My how far we’ve come!
Suburban Stone Age is 6.5 years old and counting. The transformation has been unbelievable. We started as your traditional suburban home, full lawn front and back, some shrubs, and nothing much else of interest. Now I am fortunate enough to live in the middle of a fully functioning food forest, an ecosystem unto its own.
It gives me great pleasure to feel like I am a part of something bigger than myself, and that this something has taken on a life of its own. I merely set the stage, but, to my vast delight, I found an eager and enthusiastic cast and crew happy to set settle in and thrive. For example, when I look back to the before times, I don’t really remember any more birds being around than any other average neighborhood. Which is to say, not many, and mostly the odd crow or sparrow. But now, as the summer sun comes up, the sound of singing birds it so loud, and so close, and so profuse, it has become my alarm clock. I can’t think of anything better to wake up to.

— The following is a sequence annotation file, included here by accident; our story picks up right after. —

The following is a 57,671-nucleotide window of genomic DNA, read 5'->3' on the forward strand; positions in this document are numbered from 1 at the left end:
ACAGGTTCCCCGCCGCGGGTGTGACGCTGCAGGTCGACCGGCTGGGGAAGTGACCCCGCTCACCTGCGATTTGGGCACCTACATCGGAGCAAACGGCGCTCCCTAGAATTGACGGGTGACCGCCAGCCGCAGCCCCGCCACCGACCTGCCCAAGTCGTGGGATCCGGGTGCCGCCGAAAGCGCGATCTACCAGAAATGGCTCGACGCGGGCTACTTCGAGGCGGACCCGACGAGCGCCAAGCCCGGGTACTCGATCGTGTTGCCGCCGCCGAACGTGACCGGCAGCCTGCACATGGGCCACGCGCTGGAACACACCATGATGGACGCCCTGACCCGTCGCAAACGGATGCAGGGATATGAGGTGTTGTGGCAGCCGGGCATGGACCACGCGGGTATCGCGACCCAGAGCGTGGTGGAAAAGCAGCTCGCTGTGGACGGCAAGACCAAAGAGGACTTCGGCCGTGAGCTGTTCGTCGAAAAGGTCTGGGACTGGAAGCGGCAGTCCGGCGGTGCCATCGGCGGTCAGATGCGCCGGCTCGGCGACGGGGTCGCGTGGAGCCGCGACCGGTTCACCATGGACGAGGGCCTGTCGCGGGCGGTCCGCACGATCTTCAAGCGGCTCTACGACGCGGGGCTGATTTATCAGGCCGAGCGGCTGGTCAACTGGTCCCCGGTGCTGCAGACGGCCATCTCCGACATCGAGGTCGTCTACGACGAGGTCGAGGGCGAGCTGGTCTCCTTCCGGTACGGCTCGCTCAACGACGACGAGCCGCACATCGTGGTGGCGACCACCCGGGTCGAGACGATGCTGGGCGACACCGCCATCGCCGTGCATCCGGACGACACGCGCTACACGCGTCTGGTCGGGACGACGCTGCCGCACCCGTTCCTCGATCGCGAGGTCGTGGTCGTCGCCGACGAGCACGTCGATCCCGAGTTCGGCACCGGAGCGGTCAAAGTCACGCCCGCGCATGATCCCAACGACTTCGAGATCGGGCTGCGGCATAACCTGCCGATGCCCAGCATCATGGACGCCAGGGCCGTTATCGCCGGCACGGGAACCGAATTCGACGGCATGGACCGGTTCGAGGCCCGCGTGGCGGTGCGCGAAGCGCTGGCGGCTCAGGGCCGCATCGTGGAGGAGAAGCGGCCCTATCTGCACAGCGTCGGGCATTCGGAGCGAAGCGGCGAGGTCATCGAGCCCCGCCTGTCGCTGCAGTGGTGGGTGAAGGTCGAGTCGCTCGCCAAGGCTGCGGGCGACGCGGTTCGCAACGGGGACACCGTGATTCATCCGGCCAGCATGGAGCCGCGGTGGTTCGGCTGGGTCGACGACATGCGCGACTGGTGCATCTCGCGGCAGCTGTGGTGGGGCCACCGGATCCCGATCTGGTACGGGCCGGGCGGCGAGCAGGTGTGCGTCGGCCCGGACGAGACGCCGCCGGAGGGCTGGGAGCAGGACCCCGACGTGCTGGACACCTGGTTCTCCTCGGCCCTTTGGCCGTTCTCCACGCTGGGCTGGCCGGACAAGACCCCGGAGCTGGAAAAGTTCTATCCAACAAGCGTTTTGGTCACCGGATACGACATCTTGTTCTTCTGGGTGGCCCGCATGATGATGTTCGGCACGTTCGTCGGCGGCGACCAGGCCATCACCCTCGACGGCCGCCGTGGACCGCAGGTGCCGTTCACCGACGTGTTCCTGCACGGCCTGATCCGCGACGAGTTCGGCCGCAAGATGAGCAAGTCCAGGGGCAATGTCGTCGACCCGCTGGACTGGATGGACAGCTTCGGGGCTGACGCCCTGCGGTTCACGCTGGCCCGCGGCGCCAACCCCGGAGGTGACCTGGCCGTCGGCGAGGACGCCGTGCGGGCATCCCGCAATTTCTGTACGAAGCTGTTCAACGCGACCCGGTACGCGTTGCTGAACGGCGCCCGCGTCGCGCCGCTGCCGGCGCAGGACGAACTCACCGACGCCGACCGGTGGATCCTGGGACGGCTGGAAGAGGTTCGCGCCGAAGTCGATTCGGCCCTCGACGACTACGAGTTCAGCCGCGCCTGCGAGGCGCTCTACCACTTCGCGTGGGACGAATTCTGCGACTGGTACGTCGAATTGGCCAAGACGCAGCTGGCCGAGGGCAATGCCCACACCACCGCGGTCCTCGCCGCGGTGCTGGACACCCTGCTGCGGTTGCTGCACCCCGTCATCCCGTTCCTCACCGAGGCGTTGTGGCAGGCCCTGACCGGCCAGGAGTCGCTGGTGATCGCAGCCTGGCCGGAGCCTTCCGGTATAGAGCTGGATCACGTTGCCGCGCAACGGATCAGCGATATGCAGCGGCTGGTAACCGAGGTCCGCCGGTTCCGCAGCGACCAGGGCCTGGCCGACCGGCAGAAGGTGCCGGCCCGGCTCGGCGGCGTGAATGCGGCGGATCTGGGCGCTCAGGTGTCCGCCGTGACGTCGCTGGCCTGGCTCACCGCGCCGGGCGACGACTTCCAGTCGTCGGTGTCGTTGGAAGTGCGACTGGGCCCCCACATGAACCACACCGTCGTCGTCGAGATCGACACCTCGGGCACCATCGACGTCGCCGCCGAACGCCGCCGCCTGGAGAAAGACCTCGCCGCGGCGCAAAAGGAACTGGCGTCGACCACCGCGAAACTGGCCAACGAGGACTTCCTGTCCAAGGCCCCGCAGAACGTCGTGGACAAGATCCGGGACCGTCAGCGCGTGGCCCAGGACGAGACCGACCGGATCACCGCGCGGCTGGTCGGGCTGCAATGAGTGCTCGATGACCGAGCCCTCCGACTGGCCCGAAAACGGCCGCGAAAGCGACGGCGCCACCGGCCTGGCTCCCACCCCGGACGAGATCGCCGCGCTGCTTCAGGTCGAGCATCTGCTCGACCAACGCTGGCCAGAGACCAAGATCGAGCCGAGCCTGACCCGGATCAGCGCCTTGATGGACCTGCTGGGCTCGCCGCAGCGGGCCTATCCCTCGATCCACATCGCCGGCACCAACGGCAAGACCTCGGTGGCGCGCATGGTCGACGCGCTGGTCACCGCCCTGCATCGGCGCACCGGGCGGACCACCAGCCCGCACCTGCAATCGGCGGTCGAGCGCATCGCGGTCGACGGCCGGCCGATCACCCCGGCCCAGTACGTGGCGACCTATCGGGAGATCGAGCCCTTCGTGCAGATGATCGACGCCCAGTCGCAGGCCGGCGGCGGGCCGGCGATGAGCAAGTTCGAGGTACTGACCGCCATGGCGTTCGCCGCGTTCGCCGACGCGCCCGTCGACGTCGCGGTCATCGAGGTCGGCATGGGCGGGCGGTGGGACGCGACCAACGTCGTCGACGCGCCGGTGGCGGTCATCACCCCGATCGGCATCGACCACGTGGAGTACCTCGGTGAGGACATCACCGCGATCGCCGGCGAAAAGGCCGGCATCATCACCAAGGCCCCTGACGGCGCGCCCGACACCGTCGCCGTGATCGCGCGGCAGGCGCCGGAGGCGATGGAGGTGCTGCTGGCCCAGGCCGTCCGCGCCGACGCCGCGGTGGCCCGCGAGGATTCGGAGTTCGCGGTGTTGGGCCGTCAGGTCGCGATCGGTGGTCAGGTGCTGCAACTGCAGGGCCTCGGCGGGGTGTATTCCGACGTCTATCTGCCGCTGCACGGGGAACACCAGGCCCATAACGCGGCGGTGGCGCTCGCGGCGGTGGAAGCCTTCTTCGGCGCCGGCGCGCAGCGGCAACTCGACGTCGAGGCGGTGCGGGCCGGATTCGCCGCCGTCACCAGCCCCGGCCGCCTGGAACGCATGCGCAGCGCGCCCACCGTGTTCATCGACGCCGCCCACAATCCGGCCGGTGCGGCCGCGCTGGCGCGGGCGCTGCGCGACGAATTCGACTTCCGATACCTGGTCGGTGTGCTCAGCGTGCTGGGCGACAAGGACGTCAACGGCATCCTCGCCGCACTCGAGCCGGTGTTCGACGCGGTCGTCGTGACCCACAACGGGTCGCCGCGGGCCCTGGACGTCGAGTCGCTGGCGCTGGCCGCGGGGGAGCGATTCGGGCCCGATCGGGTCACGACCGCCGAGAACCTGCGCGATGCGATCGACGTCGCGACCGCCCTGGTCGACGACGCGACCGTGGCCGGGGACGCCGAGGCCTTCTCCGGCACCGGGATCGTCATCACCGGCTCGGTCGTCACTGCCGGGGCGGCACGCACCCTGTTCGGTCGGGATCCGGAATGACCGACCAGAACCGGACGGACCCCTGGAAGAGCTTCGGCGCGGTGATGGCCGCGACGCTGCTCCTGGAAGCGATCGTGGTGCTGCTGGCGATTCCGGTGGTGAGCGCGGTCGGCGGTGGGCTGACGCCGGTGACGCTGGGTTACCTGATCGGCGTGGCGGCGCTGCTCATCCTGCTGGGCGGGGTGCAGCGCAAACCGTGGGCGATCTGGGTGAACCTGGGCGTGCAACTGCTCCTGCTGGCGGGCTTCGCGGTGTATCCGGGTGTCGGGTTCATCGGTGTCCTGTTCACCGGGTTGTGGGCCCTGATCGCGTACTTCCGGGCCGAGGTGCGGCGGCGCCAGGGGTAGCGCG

I have generations of bird families come to bathe in my ponds in the morning, too many birds to count, all fluttering, splashing, and chatting like teenagers at a pool party. I can count several types of butterflies at once dancing around the flowers, and sometimes pausing to deposit eggs on their favorite nursery plants. Bees visit the lavenders in the front in humming, lazy clouds, warmed by the sun and content they don’t have to travel far to get their fill of nectar. And I love that insects beyond count scuttle to safety when a log is lifted to inspect the rich moist soil that has been nurtured below.
The sheer amount of biodiversity is astonishing, and is the yardstick of my success. I merely set the table with food, shelter, water and Nature happily comes to the feast. And in return I am fed, both literally, through the fruits of the trees and the vegetables of the garden, but spiritually as well, as I find a great comfort in finding my small place in the great web of life.